Our MSAs have an average term of 10 years and are generally renewable for an additional five year period. Pursuant to the MSAs, our management services revenues include compensation by the affiliated physician groups for expenses incurred in operating our treatment centers plus a fee based on the earnings of our affiliated physician groups. As such, the operating costs of the treatment centers are our responsibility. We believe this MSA structure allows us to ensure the affiliated physician group's business interests are aligned with our own. We estimate that approximately 99% of our affiliated physician groups' revenues depend on reimbursement by third party payors, including government payors. As such, our revenue is generated from our MSAs, but is impacted by the operations of the treatment centers especially as they relate to revenues generated by the affiliated physician groups.

        We believe that we attract and retain leading radiation oncology groups and their physicians largely due to this business model, the benefits of scale and our commitment to clinical excellence. By establishing relationships with highly qualified, well-respected radiation oncology groups and their physicians, we believe that we receive ongoing benefits as a result of giving referring physicians, their patients and third party payors a high level of confidence in the clinical capabilities of our groups.

        We have built a provider network focused on targeted geographic regions and believe we have established leading market positions within these regions. Our network of 37 treatment centers is located in 37 markets and includes 15 treatment centers in California, 18 treatment centers in Florida and four treatment centers in Indiana. Based on our estimate of the number of freestanding, or non-hospital based, treatment centers, which includes approximately 90 treatment centers in California and

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80 treatment centers in Florida, we believe we operate the most centers in California and the second most centers in Florida.

        We believe these two states are two of the most attractive markets in the United States for cancer treatment providers due to the large and growing senior populations and the high incidence of cancer. Our targeted regional focus is designed to allow us to build a leading market presence that enables us to drive efficiencies through economies of scale and fixed cost leverage. In addition, we believe our significant position in local markets creates strong barriers to entry.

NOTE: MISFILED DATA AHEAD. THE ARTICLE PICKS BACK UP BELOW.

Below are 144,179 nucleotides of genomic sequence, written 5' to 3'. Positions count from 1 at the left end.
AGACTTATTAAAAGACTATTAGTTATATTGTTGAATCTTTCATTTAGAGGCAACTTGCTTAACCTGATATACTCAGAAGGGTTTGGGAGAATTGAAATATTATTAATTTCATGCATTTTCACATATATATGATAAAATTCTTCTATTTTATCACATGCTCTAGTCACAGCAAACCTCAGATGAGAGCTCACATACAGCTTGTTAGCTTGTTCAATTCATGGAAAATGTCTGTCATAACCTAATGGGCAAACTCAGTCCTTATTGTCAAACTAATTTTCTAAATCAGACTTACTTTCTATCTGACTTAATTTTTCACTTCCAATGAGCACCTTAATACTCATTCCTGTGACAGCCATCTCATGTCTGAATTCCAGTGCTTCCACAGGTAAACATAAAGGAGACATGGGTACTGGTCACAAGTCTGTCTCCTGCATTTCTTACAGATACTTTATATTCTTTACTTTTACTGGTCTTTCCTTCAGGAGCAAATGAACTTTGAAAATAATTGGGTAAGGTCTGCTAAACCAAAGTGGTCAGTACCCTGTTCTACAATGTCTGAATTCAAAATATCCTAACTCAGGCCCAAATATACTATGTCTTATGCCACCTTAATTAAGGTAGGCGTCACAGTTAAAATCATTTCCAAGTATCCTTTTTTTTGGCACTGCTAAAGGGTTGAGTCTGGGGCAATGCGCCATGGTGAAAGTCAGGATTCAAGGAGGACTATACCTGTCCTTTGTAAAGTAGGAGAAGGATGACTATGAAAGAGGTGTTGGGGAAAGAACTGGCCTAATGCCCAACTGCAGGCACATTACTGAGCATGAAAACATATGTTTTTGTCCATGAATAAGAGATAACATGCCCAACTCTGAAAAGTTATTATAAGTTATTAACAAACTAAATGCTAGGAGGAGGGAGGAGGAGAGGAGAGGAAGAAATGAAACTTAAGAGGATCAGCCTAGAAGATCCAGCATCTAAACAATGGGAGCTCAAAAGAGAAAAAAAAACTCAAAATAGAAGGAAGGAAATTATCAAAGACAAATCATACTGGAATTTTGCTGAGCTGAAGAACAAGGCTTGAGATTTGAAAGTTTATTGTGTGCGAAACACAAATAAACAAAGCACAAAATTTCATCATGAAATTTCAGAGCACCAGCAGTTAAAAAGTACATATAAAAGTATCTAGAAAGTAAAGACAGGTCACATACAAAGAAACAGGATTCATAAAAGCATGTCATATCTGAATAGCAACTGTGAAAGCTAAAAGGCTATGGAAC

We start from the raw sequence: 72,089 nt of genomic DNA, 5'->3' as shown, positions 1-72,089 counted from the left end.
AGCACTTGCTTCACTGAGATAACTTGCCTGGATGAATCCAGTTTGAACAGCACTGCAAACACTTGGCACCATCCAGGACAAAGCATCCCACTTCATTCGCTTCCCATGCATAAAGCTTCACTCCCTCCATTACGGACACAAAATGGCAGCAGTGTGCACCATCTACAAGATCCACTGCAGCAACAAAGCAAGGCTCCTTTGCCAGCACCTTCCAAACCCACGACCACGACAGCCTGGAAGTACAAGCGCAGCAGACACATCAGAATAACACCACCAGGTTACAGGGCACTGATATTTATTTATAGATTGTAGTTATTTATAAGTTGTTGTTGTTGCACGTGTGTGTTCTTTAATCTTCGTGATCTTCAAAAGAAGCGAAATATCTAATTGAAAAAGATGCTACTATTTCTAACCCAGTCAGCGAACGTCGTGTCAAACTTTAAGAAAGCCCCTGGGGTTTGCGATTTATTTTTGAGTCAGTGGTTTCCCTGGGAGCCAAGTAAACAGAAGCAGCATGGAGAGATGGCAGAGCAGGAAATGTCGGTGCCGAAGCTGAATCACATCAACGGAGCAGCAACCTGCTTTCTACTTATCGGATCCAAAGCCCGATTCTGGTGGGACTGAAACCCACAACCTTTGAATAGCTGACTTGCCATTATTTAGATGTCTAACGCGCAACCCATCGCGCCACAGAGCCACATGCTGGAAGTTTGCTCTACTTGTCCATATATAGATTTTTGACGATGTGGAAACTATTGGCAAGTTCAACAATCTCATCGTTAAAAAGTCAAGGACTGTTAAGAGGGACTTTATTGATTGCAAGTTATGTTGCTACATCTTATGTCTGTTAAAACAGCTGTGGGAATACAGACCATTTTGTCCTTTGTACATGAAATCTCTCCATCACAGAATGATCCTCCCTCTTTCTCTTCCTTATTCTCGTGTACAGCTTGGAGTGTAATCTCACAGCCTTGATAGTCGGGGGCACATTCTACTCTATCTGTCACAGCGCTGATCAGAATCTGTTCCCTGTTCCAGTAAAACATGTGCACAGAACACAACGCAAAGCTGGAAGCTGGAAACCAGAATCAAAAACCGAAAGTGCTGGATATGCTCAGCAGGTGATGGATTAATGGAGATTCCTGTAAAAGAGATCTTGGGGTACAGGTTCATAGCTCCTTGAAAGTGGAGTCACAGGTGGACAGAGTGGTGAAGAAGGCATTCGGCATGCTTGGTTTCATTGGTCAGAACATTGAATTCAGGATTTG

We currently have MSAs with 14 affiliated physician groups consisting of approximately 70 physicians, who on average have over 15 years of experience. There are currently five treatment centers that operate with only one full-time radiation oncologist. Our affiliated physician groups operating at any single physician treatment center, maintain adequate physician coverage in the absence of the regular full-time radiation oncologist by contracting for the services of a part-time radiation oncologist or locum tenens, or, if necessary, radiation oncologists within our affiliated physician groups will travel between more than one treatment center to treat patients and maintain appropriate coverage.

        We may either develop a treatment center at a "de novo" site or lease a previously existing treatment center and purchase the existing assets within such center. To date, only one of our current 37 treatment centers was developed as a de novo site, and we continue to evaluate opportunities to open additional de novo sites. We seek to purchase treatment centers or develop de novo treatment centers in locations in areas where there is high utilization of radiation oncology services and where we believe that we can maximize our profits by contracting with radiation oncology groups that can be significantly benefited by our management services. The MSAs are entered into after the acquisition of the treatment centers assets. When we refer to our acquisition of a treatment center, we are referring to the process whereby we acquire all of the outstanding assets at an existing treatment center and assume the existing lease, or enter into a new lease, relative to the facility. In connection with our acquisition of the assets, we enter into an MSA with the radiation oncology group to provide them use of the facilities, certain clinical services of our treatment center staff, and for us to administer the non-medical business functions of the treatment center.